AJ: First of all, let me just say, car prices have come down for every brand and every model in the market which has never happened before in this country. The government decided to reduce their own taxes, even in a situation when know they need more fiscal space. Why? Because they had the vision that if the industry begins to expand, the revenue to the government would multiply due to increased volumes. By cutting taxes, the government of Pakistan has done their job. The ball is now in our court. Before this, taxes and duties constituted 39 percent of the price of a vehicle which is very high.

Through this step, the government has tried to rationalize the multi-level tax structure which ultimately benefits consumers in the long-term.

Second of all, it all comes down to localization. The more we localize, the impact from the exchange will reduce further down. But also remember that, even when automobile manufacturers localize, the raw material for the localized parts come from abroad. For instance, if we are making a sheets metal part, the sheets are imported. If we are making a plastics part, the resin comes from outside. The import burden of that will have to be borne which would impact costs given changes in the exchange rate, but naturally, not as much if we were not localizing. Let me give you Toyota's example, anything you can touch, feel or see is made in Pakistan. As one company, every day, we buy Rs250 million worth of parts within Pakistan - that's more than Rs70 billion purchasing within the country. Other automakers are also buying locally and new entrants will also start doing it soon.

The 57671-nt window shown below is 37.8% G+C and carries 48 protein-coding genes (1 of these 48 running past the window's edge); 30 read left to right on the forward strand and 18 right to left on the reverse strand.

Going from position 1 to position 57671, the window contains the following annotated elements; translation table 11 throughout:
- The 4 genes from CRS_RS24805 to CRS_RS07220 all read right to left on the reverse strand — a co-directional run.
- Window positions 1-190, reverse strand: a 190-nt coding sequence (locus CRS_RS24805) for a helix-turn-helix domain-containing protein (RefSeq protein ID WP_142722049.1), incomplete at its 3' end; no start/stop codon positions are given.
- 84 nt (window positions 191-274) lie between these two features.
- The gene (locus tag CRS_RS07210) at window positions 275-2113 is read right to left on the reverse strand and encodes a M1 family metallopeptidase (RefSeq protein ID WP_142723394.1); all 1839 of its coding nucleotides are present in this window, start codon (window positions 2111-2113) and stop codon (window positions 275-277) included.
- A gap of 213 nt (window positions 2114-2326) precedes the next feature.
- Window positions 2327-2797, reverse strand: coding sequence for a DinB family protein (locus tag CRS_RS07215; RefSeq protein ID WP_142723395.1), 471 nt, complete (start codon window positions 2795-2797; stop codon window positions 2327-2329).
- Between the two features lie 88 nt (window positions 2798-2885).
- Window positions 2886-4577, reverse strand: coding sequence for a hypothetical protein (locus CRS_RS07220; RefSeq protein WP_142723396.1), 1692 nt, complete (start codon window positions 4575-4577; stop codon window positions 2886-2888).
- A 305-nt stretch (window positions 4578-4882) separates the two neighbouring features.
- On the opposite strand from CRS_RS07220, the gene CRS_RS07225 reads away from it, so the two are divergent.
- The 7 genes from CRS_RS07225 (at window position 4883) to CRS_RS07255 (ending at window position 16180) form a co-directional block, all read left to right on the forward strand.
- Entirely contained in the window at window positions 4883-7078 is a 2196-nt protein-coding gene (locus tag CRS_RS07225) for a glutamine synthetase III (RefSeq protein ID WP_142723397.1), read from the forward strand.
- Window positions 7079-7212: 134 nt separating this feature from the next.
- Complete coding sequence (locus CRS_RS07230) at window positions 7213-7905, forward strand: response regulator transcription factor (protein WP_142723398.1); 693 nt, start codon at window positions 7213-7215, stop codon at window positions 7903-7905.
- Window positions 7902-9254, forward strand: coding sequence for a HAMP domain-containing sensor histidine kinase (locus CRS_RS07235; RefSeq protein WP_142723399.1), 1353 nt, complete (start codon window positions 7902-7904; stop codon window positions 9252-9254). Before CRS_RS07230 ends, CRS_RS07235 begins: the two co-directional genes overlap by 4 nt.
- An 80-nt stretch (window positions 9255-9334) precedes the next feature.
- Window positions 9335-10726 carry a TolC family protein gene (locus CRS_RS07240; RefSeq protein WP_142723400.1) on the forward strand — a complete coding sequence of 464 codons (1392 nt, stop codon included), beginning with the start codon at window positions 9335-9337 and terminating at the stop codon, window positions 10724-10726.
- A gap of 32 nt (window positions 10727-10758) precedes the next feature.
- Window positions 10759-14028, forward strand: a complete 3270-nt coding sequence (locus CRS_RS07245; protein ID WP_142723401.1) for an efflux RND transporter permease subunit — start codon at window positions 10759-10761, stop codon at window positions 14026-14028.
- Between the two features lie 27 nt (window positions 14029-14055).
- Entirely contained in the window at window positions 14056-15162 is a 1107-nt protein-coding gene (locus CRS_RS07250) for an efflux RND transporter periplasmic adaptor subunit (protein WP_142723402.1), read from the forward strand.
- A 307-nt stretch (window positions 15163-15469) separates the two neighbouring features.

BRR: In terms of value percentage, what is the current localization? How does the industry achieve more localization?

AJ: Let's do the math here. For Indus Motor, assume there is a car priced at Rs100, we remove taxes from it - about Rs40 - we are left with Rs60. Of this value, more than 60 percent is purchased in Pakistan and the rest -40 percent is imported content. So, for Corolla and Yaris, we have localized more than 60 percent while for Fortuner and Revo, our localization is less because the volumes are low. For other brand vehicles in the market, I would say there is a difference of 5 percent in each direction. Smaller vehicles are highly localized.